‘Weekend Warrior’ Workouts are Beneficial as Just 20 Minutes of Exercise a Day

A new study finds that exercise binges provide the same health benefits as shorter bouts of physical activity throughout the week. Brian Snyder/REUTERS

It’s the person who wakes up at the crack of dawn on the weekend, puts on shiny spandex and disappears with a mountain bike for hours at a time. It’s the guy who heads to the pool one night a week and endures a workout that might make Michael Phelps gasp for air. It’s the weekly rock climbers and double spin class-takers schvitzing their Sunday away. These weekend warriors cram the recommended amount of exercise into one or two days, while the rest of us faithfully head to the gym multiple times a week for a half-hour hamster run on the treadmill.

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A paper published January 9 in JAMA Internal Medicine suggests these warriors may be onto something. In a study based on nearly 64,000 adults, researchers in the U.K. found that weekend exercise appears to be just as effective at preventing heart disease and cancer as exercise done more frequently. This is great news for anyone who feels too busy on weekdays to work out but enjoys outdoor activity on the weekend.

“I think that the weekend warrior physical activity pattern is beneficial because they are actually doing a large proportion of vigorous intensity activity. And vigorous activity makes you fit, and fitness reduces your risk of disease and death,” says Gary O’Donovan, a researcher in physical activity and sedentary behavior at England’s Loughborough University and lead author of the paper.

O’Donovan and fellow researchers looked at data on middle-aged adults who responded to a government-sponsored household survey conducted from 1994 to 2012. The survey included questions about health history and fitness habits. The researchers then cross-referenced this information with health department death records.   

They found the risk of death from all causes was about 30 percent lower for weekend warriors, compared with adults who maintained a sedentary lifestyle. And the warriors had a 40 percent lower risk of cardiovascular death and an 18 percent lower risk for cancer-related death. The mortality rates of weekend warriors were roughly the same as those who claimed to exercise more than two days a week but for shorter durations.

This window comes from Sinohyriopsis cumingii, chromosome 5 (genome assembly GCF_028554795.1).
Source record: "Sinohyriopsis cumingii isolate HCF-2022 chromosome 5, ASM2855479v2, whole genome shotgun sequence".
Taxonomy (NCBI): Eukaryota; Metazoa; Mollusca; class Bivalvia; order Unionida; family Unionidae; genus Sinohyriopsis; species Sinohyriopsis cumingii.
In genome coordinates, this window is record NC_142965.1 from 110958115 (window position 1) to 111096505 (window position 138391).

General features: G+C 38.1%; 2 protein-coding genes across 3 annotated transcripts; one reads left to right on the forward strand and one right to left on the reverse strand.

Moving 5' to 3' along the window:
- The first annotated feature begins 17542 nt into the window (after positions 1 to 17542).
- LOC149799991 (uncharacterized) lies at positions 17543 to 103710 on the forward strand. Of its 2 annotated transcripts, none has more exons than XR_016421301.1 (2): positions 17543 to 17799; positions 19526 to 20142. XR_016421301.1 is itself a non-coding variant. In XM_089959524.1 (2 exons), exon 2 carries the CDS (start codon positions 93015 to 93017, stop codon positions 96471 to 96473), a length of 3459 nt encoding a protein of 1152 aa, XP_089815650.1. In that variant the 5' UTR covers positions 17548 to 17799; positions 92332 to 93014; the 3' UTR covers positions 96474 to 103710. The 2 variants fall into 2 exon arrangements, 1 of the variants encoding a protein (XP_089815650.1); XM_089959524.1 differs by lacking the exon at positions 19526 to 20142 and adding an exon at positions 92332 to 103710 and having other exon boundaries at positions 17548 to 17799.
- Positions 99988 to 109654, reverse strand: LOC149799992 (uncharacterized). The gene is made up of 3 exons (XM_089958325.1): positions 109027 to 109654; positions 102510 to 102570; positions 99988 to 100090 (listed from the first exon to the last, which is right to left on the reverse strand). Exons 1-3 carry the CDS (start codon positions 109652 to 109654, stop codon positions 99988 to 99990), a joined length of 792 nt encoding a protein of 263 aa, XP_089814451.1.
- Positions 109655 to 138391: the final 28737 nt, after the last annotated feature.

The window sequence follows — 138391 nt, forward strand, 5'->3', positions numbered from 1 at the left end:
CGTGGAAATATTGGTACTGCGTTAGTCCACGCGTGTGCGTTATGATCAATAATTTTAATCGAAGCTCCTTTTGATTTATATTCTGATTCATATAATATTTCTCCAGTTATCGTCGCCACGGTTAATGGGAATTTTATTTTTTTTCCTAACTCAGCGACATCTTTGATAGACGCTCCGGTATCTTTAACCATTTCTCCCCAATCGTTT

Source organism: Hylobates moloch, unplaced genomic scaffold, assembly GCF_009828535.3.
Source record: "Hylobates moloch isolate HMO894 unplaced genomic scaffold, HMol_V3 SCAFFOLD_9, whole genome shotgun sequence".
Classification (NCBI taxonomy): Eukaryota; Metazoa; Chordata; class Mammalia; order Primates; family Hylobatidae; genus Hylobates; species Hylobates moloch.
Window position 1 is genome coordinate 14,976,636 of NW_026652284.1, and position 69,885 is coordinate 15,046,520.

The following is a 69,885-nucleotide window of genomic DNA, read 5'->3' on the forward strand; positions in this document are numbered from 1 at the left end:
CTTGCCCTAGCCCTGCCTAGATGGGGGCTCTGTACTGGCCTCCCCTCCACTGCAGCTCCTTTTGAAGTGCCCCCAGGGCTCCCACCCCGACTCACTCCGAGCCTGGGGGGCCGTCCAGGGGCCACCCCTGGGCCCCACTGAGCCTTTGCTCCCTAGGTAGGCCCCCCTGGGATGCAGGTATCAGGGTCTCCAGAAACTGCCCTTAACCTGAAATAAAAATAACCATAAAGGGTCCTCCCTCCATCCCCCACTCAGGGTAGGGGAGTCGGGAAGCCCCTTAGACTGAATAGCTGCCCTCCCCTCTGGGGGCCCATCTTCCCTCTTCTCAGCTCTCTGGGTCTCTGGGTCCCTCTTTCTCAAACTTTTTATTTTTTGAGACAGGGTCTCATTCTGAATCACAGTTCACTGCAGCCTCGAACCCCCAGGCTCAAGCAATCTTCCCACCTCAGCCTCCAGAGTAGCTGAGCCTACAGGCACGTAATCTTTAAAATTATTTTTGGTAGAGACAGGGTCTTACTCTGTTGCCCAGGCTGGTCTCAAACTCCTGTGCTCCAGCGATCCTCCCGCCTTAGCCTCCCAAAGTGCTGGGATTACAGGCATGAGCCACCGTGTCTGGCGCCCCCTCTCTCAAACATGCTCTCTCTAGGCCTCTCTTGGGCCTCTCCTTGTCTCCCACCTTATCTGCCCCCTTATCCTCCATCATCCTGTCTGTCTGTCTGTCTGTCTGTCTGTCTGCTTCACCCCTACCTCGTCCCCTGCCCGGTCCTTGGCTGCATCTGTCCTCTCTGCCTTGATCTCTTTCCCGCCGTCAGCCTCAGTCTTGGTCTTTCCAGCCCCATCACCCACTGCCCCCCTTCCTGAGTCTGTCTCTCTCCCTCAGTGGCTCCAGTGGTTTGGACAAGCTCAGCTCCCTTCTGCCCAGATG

However, there are also some limitations to this study, the researchers say. More than 90 percent of the subjects were white. The information about physical activity was reported by the participants, and it’s likely that many were too generous in their estimates of how much time they spent at the gym. Unfortunately, taking 20 minutes in locker room to put on your sneakers doesn’t count as a workout.

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It’s recommended that people get 150 minutes (or two and half hours) of exercise each week, based on guidelines from the American Heart Association, the U.S. Centers for Disease Control and Prevention and other medical authorities. This could be something as simple as a brisk walk or other low-impact options for vigorous exercise about 20 minutes a day. (Experts often encourage recreational athletes to not exercise more than an hour a day.) “In theory, someone who did one bout of 150 minutes of moderate exercise is a weekend warrior,” says O’Donovan.

This study shows that it doesn’t matter how you decide to split up the recommended weekly amount of exercise. You just need to do it.

However, experts caution that it is possible to overdo it, and more exercise than two and a half hours a week can actually be unhelpful and even harmful. One study, published in 2014 in the journal Heart, suggests that in people with existing heart disease, the risk for cardiac arrest and stroke was the same for people who exercised more than an hour a day compared with those who didn’t exercise at all. The coronary heart disease patients who stuck with the recommended 150 minutes a week had the lowest risk for heart attack and stroke.

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There are risks that come with a weekend warrior exercise schedule, especially for people who aren’t used to being active. “I would be more concerned about what’s happening at the point of exercise—not the long-term benefits,” says Dr. Howard Andrew Selinger, chair of family medicine at Quinnipiac University. He says someone who is not in good shape is at risk for sudden cardiac arrest or acute injury, such as spraining muscles or putting too much stress on joints.

O’Donovan encourages aspiring weekend warriors to start slowly to avoid any health problems. He says middle-aged adults should exercise moderately during the first 12 weeks and then slowly build up to more vigorous activity.